The bike dismount is just as painful and comedic as getting on the bike. It's the same routine, just in reverse. I hoped to God nobody was watching.

So I walked the bike across busy Madison Ave, and I couldn't bring myself to get back on. I was dying. I was sweaty. I was panting. My legs felt like a strange combination of Jell-o and lead weights. I weighed my options. Maybe I could call Troy and have him pick me up and bring me to work. But he'd probably mistake my heavy breathing for a prank call and hang up. (At least, I hope he'd hang up! I don't want my hubby taking sex calls from random women.) So I slowly pushed my bike forward. 

By this time, I was no longer feeling very self-righteous. All those in-your-face thoughts vanished. Instead, the only thing running through my head was, "Never again. Never again. Never again."

I rode/walked my bike to the last great hurdle: Good Counsel Hill. Unlike Bridge Mountain and Madison Ave. Peak, I knew about this hill. And I had no intention of biking up to the top. I had planned all along to push my bike up the "old hill," the road on the other side of the hill that has been closed to traffic for years, far away from the main road where my coworkers could drive past and laugh at my sorry ass trying to get up the hill. But I hadn't counted on being out of breath and dying before I even set foot on the hill. 

So I started up. Really slowly. Seriously slowly. And I stopped to catch my breath. A lot. I started counting the steps. Seventy-five more steps, then I'll stop. OK, now 50 steps. Then 25. Then 12. And with each step, I chanted, "One less step. One less step." 

Kyle's been watching the Little Engine that Could a lot lately, so of course I got that annoying song stuck in my head--"There's no mountain that we can't climb. There's no tomorrow that we can't make it over..." Or something like that.

During one of my many breaks, I did consciously stop to take a look around me. The trees and bushes were a million shades of green. Sunlight beamed through the early morning mist. Birds sang. Everything smelled fresh and alive. 

Except for me. I smelled neither fresh nor alive.

Finally, 50 minutes after leaving home, I made it to my desk. I was sweaty, out-of-breath, and red-faced. But I was there. And I didn't get up again for at least another hour.

By quitting time, it looked like it was going to rain. So I had Troy come and pick me up.

Now here's the craziest part. After a few hours, I recovered. And I'm not sore today at all. (We'll see, though. Maybe it will hit me tomorrow.) And now I'm thinking maybe I will do it again. It can only get easier, right? That which doesn't kill us, yada yada yada, right?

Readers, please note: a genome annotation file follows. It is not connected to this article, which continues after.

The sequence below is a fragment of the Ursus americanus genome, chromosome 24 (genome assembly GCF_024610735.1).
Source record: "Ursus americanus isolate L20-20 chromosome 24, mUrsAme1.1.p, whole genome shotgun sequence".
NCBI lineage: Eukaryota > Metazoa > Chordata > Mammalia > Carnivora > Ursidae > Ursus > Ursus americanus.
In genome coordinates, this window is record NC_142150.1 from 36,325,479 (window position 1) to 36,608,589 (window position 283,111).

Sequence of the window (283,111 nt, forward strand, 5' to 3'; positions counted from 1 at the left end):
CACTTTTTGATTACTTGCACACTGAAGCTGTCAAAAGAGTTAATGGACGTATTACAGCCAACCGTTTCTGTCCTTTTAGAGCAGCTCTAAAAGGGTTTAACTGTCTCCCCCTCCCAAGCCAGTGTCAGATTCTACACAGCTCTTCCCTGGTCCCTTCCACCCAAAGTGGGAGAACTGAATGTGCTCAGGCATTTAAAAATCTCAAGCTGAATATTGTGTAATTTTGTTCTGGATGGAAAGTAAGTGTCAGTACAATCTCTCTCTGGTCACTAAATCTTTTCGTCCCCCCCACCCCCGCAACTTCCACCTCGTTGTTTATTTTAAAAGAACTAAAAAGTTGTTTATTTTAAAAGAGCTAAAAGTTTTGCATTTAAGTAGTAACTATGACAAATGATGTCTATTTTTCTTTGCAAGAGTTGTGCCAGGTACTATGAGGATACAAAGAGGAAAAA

I do need to make a change in my life. If I want to be happier, healthier, and truly get the most out of this life I've been given, I need to do something drastic. Here's hoping this wasn't the last bike ride for me.


more photos posted

Here are some photos for the month of August. I'll add more as the month goes on.

hoo givs a dam uhbowt speling?

I noticed this article on Yahoo! today. So if spelling is hard, we should just forget about it? I say we do the same thing for trigonometry!

A little less wisdom

I had a wisdom tooth removed yesterday. Good golly, I hope I never have to do that again. But I have two left, so who knows.

What is it with dentists/oral surgeons who think they are comedians? You can crack all the lame jokes you want, mister, but that's not going to change the fact that you're jabbing a 2-foot long needle into my cheek. And I'm sure as hell not going to smile.

I just remembered Motley Crue's "Dr. Feelgood" was playing on the radio just before the doctor came in. Maybe that should have been a warning.

The novocain injections were definitely the worst part. Then there were the cracking sounds while he tugged the thing out of my chin. They couldn't give me earplugs or something so I wouldn't have to hear that? And then the doctor takes a look at me and says, "Yep, her eye looks a little lower now. I guess we'll have to take out the one on the other side to make it balanced again."

Har frickin' har har.

Actually, though, it hasn't been as bad as I thought it would be. I have not even taken any Tylenol yet. Sure, it's a little tender, but nothing I can't handle. I haven't noticed any swelling or bruising yet either.

Now that I've tried it both ways (general vs. local anesthetic--good God, get your mind out of the gutter!), if I ever have to do this again, I want to be completely, totally knocked out next time.


The Girl in the Window

Read this. Trust me. Read it. The Girl in the Window

Then watch this. Video.

Just grab some Kleenex first.

Then go hug your kids.


Put down your testosterone for just a minute, Mr. Tough Guy (TM)

Allow me to set the scene. It was Sunday morning. We had just survived Underwater Adventures with Kyle. The next item on the agenda was to meet Bekah, Paul, and Cora at the Minnesota Zoo. We returned to our van in the parking ramp, loaded the Kylinator into the van, turned on the a/c, and got out the maps.

One of the many things I love about Troy is that he lacks the overgrown sense of machismo that prevents ordinary men from consulting maps. No, Troy realizes that I am little to no use when it comes to finding our way around unfamiliar locations. Plus, getting lost wastes valuable time. And Troy is not a time-waster. So he is always prepared with maps, usually several of them.